We have been on a multiple week journey that concludes today, but in an intense, dramatic, and quite disturbing tale.
Lets pause and take a quick glance back.
A lawyer, like us, asks Jesus to define who is our neighbor in order to justify his lack of care and hospitality towards another, especially if they look, sound, act, think, believe, and/or love differently than us.
Jesus’ response is the parable of the Good Samaritan, confirming that we are to love ALL people and, according to the Gospel of John, it is as Jesus first loved us. (sermon)
Then, we have examples of hospitality through the traditional means of Abraham and Martha, who greeted, invited, provided safe rest, and prepared food. We also had the less traditional hospitality of Mary dwelling, undistracted, in the presence of her guest. (sermon)
Hospitality, or the welcoming of the stranger, was of the up-most importance in the Ancient Near East. Again, it did not matter if you were Greek, Roman, or Israelite. It did not matter if you were Pagan, Jewish, or a follower of Jesus. We know this from the number of stories that echo the theme of reward or punishment based on the hospitality or lack thereof offered.
Before diving into this disturbing tale, I must warn you that it includes sexual violence.
The shirt I am wearing reads “Preach Bravely”. It was designed by the Young Clergy Women International to be a commitment to preach bravely against sexual violence AND the proceeds benefited sexual violence survivors.
I must also address an elephant in the room. The story of Sodom and Gomorrah has been weaponized and used against our LBGQT+ brothers and sisters, particularly gay men.
I disagree with the weaponizing of scripture, particularly against vulnerable persons. It is a misguided use of God’s Word.
Whether you do or do not consider homosexuality to be a sin, you will find like-minded individuals both within and outside of the Evangelical Lutheran Church in America (ELCA), but:
- I am reminded of Jesus telling the religious righteous, who were preparing to stone a woman caught in the act of adultery, “Let the one without sin cast the first stone”; and
- Sodom is NOT about homosexuality.
Abraham and Lot are related and shared a flock, but decided to divide the flock and settle in different lands.
After Abraham provided hospitality to God and the angels, God tells him of the plan to destroy Sodom for their wickedness. Abraham, thinking about Lot and his family, negotiates with God to save Sodom if a few righteous are found.
Lot greets the angels (disguised as men).
Lot invites them into his home.
Lot provides a safe shelter for them to rest their heads.
Lot entertains his guests.
UNTIL, the Sodomites coming knocking on his door.
Sodom, unlike the whole region, did not provide hospitality to travelers or welcome to the stranger for fear that ‘the other’ may stay, ‘the other’ may bring more ‘the other’ with them, and ‘the other’ may steal their wealth.
These Sodomites want the men (angels) to be sent out, in order that the Sodomites could gang rape them. Lot being a good host denies the request, but as a horrible father offers his daughters, who are not ‘the other’ to the Sodomites. The Sodomites refuse the offer, but not because of their sexual orientation.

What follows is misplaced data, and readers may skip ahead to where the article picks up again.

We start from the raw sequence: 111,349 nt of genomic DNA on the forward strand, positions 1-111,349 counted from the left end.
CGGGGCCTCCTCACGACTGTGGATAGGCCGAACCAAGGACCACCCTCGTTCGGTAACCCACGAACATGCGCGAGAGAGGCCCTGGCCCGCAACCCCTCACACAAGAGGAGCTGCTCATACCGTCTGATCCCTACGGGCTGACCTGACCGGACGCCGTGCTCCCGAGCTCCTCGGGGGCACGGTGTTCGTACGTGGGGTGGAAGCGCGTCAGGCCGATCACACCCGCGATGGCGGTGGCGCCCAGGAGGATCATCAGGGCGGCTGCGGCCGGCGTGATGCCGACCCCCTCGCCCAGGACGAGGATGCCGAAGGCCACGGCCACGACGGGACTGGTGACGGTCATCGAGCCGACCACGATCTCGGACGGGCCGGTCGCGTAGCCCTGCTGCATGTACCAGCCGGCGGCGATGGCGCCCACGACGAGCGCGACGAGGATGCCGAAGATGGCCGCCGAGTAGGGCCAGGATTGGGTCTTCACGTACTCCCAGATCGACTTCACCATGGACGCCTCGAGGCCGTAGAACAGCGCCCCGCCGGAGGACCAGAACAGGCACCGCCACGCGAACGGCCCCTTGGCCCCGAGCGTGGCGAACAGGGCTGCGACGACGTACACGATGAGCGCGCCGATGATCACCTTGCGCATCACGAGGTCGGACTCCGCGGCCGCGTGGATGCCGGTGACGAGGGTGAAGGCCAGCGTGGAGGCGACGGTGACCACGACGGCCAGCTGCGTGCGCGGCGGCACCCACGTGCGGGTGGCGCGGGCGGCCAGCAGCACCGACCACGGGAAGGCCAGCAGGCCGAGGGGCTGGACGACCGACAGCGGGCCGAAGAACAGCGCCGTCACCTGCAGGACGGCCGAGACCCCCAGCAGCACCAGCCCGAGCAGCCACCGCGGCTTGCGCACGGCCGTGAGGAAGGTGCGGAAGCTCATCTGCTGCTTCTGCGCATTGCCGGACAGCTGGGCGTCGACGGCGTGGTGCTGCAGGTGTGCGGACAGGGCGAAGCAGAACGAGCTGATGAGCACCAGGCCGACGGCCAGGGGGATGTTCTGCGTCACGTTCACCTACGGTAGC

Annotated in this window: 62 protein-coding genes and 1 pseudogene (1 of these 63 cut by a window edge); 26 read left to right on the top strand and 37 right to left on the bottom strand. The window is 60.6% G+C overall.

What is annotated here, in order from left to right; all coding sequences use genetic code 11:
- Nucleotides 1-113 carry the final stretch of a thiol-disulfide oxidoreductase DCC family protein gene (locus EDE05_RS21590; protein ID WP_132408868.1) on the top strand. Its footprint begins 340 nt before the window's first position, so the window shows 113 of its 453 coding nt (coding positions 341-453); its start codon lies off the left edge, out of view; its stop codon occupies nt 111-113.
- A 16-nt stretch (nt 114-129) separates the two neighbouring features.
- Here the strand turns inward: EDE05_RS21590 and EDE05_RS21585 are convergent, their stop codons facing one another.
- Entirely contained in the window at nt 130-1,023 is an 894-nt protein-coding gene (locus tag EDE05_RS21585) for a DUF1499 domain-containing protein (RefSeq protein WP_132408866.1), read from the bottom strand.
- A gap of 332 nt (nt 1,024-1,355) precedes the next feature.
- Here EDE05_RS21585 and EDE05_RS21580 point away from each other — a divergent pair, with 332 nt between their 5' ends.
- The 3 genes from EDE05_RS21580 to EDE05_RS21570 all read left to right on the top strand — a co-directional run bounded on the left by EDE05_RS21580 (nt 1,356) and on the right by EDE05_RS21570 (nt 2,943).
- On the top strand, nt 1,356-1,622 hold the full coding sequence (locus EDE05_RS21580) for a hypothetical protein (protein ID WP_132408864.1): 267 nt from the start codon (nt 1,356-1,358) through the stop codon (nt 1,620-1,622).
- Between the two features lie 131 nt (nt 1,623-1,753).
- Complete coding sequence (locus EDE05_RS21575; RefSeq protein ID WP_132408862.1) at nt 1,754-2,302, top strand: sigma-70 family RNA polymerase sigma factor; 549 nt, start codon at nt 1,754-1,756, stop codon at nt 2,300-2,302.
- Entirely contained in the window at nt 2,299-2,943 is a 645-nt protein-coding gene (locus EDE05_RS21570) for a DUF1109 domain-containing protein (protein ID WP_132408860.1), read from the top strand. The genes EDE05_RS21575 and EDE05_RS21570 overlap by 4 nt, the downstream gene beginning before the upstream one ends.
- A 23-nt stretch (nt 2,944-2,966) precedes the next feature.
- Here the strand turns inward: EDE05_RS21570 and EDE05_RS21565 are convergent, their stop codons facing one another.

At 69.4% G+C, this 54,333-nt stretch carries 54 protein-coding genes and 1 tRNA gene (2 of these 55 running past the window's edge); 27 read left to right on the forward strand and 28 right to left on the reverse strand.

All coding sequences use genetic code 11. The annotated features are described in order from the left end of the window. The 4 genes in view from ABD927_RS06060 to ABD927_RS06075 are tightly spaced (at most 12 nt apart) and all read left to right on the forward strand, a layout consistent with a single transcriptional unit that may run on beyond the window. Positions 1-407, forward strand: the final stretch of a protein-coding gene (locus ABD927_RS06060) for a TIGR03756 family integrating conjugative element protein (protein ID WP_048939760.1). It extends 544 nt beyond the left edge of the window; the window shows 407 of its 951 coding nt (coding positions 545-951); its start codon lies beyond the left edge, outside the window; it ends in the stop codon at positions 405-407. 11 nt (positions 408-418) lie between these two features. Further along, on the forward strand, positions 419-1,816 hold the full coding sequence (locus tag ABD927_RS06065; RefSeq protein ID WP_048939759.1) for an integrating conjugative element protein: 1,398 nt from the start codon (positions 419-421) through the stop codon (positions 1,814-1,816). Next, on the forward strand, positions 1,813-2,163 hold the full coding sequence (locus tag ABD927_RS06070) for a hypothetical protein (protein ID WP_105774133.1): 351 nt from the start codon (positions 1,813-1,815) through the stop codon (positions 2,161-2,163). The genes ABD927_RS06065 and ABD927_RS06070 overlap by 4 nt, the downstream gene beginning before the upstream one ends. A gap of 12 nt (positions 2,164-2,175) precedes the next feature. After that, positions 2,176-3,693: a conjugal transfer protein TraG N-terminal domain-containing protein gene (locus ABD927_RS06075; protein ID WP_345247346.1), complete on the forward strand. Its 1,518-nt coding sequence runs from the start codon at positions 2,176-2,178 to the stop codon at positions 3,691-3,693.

Sexual violence, including rape, is NOT about sex, sexual desire, or even sexual orientation.
Sexual violence is about control, dominance, humiliation, and de-humanizing the survivor.
We know this from its use with defeated ancient armies, its use in prisons, and its use against women.
This passage is not about sex in a loving relationship between two consenting adults.
The “sin of Sodom” is found throughout scripture and it is quite collective.
- General Wickedness (Genesis 13:13)
- Injustice by not receiving the oppressed (Isaiah 1:10-17)
- Oppression of the poor and needy (Amos 4)
- Adultery and Lying (Jeremiah 23: 14)
- Arrogance and Greed (Ezekiel 16: 49-50)
- Bullying, Boosting, Pride, and Idol Worship (Zephaniah 2: 8-10)
- Social Injustice (Matthew 10:1-15; Ma; Luke 10:1-12)
And in one verse of scripture (Jude 1:7) “sexual immorality”, which brutal sexual violence is sexual immorality.
In fact, prior to the last 200-300 years, religious leaders taught that the “sin of Sodom” was inhospitality.
Professor Jay Michaels, a professor of Jewish ethics, writes:
“The Bible condemns many things in the story of Sodom (lack of hospitality, humiliation of fellow human beings, brutality and violence towards others, pride, decadence, serious breach of human ethical obligations), but homosexuality is not one of them.
Reading the story of Sodom as being about homosexuality is like reading a story of an axe-murder and saying it is about an axe.”
And I want to leave us with the words of Rabbi Joshua Lief Wheeling:
Once the Torah tells us to love your neighbor as yourself but 36 times the Torah tells us to love the stranger. For me its a question of how do I take care of the people who are ‘the other’. I don’t have to be black to think black people should have rights. I don’t have to be elderly or disabled to think everyone should be accomodated. And I don’t have to be gay to be someone who actively works for equal rights for all.”
The “sin of Sodom” was the lack of hospitality of the other, lack of welcoming the stranger, and sexual violence… not homosexuality.
May we, unlike Sodom, welcome the stranger,
provide hospitality to the other,
and love and serve all people as our neighbors.
Scriptures were Genesis 18: 20-32.
Originally Preached on 28 July 2019 at Trinity Lutheran (Union City, IN)